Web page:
Abakanowicz’s often closed-toned woven textile works, which he continued to make until the mid-1960s, are almost paintings by other means. More than decorative, they invite physical and psychological closeness. You might think of Abstract Expressionism and informal European abstract painting from the 1950s. Even the feeling of his time has become evocative of a past that is not your own and to which you can never fully return except in your imagination. But his work has a presence of its own, which is why the current exhibition is so jolting and moving.

In the mid-1960s, Abakanowicz moved away from the rectangle and began making oval shapes rendered as violently cut chasubles, later removing his works from the wall entirely, allowing them to hang and dangle in space. These forms often resemble huge heavy coats, hoods, and even split tree trunks, as well as ribbed and veined leaves, giant shells, and pupae. Begun in 1967, dramatically lit in a gray-walled gallery, these dyed sisal and wool rugs cast high-contrast shadows on the floor below them, giving them a sense of life and mystery. Arranged in the gallery space between hanging, split pods from which sisal rope spills like guts, these large forms are as enveloping as her previous weaves.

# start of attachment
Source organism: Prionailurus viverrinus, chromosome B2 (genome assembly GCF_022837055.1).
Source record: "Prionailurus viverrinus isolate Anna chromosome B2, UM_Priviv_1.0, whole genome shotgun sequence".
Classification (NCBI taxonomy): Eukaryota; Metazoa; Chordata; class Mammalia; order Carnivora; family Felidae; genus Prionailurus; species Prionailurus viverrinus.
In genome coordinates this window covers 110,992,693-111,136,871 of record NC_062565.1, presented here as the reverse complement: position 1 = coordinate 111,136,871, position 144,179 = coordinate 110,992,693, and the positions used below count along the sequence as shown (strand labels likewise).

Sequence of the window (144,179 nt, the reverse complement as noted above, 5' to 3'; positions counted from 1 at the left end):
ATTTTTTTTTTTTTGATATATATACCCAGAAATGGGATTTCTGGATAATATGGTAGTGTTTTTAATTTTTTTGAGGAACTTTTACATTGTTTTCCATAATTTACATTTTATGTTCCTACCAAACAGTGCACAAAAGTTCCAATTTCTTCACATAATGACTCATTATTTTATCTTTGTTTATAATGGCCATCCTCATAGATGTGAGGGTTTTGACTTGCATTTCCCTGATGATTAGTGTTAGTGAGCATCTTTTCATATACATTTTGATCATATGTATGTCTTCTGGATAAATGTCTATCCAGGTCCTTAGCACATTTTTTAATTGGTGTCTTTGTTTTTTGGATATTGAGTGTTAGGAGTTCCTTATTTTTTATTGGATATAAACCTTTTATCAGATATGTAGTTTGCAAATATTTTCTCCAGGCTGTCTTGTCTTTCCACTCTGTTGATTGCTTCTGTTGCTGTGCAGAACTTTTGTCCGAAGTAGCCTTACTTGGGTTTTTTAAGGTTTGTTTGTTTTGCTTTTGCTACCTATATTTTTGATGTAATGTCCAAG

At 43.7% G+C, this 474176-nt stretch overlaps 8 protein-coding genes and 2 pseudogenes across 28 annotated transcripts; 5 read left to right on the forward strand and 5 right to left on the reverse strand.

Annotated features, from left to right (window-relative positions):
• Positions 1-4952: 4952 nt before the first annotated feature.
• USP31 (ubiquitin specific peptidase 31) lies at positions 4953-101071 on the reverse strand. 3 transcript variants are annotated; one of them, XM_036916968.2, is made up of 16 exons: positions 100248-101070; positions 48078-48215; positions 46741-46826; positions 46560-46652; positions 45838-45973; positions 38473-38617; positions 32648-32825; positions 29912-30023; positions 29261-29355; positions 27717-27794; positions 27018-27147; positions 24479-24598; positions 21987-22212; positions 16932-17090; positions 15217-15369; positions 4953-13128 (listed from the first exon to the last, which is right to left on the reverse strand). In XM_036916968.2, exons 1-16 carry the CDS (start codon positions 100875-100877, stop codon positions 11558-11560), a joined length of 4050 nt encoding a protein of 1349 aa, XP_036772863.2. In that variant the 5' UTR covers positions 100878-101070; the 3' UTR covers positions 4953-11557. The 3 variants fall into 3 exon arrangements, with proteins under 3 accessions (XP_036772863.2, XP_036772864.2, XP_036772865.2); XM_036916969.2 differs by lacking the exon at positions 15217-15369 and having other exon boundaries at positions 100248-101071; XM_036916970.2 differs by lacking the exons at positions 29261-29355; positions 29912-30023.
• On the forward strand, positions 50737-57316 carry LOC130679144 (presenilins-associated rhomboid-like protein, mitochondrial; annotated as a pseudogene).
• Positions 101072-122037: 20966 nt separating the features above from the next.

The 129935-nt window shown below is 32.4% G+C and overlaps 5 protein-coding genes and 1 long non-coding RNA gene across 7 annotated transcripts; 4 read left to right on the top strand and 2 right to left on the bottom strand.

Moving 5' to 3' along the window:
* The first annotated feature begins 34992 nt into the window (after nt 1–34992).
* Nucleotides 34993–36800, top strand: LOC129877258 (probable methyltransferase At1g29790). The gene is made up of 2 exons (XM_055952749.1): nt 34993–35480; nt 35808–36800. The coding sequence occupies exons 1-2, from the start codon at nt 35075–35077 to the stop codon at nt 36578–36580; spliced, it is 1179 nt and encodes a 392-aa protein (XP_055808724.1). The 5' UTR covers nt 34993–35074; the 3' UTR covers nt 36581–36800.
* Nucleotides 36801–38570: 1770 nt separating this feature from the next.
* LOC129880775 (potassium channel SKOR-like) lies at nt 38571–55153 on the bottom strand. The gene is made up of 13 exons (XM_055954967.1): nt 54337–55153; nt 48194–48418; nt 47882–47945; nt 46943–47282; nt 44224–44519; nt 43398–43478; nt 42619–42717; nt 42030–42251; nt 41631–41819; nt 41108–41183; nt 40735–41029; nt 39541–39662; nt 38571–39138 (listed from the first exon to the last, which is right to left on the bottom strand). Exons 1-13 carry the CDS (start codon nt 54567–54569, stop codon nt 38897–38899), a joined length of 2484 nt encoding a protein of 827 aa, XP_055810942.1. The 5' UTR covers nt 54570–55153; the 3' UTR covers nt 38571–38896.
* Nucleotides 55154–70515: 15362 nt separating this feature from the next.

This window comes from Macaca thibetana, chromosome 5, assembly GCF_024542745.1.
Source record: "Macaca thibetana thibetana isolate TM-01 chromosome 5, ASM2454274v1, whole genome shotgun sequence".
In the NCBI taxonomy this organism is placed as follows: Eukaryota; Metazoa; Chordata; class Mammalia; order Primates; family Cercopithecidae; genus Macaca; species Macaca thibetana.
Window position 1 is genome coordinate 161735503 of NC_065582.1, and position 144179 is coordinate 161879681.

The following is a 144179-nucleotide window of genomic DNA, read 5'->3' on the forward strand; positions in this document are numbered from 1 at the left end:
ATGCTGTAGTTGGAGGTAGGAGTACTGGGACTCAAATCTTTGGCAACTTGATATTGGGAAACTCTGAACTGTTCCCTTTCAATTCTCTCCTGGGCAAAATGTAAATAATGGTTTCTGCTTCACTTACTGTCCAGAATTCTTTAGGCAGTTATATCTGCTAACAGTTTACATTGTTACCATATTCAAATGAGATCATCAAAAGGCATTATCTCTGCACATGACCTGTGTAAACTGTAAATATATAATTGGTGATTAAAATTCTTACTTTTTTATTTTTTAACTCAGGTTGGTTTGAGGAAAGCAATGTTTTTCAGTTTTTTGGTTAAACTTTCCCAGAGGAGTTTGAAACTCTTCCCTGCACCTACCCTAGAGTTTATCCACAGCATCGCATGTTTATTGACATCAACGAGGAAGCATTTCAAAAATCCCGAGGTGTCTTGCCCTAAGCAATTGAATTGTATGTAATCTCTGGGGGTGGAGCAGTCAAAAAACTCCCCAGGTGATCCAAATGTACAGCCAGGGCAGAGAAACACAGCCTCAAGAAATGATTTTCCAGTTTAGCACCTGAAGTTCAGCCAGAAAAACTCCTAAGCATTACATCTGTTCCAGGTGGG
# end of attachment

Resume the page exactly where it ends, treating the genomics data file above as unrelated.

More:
Use home materials… Abakan Vert, 1967–8.
Household Materials… Abakan Vert, 1967–8. Photo: Norbert Piwowarczyk/© Marta Magdalena Abakanowicz Kosmowska and Jan Kosmowski Foundation, Warsaw.

There are great things here, with their crazy flurries of horsehair and unstitched sisal rope, their careful tailoring and unexpected shadows, their cloistered interiors, their folds and outpourings, their sound-muffling silent weight and organic scent. Inevitably, we are also stopped by the increasingly evident representations of the female body, of the open lips, orifices and protuberances of the body. There are pregnant breasts and bellies, wrinkles and tunnels. As similar as they are to the garments, these dangling forms have become phantom bodies. In Abakan Red, a creaking bowsprit or extruded nose, slightly askew in some cartoonish mishap (maybe it was pushed somewhere it wasn’t meant to go) reaches into space. The longer I look, the more lewd and fun this shape becomes. Are those testicles hanging in the crease next to the nose, if it’s a nose? Nearby, a large, pleasingly misshapen ball of sisal, like a black cloud or rock, hangs from the ceiling. Standing below him, I thought of a thought bubble, a ghastly melancholy made visible, floating above my head for all to see.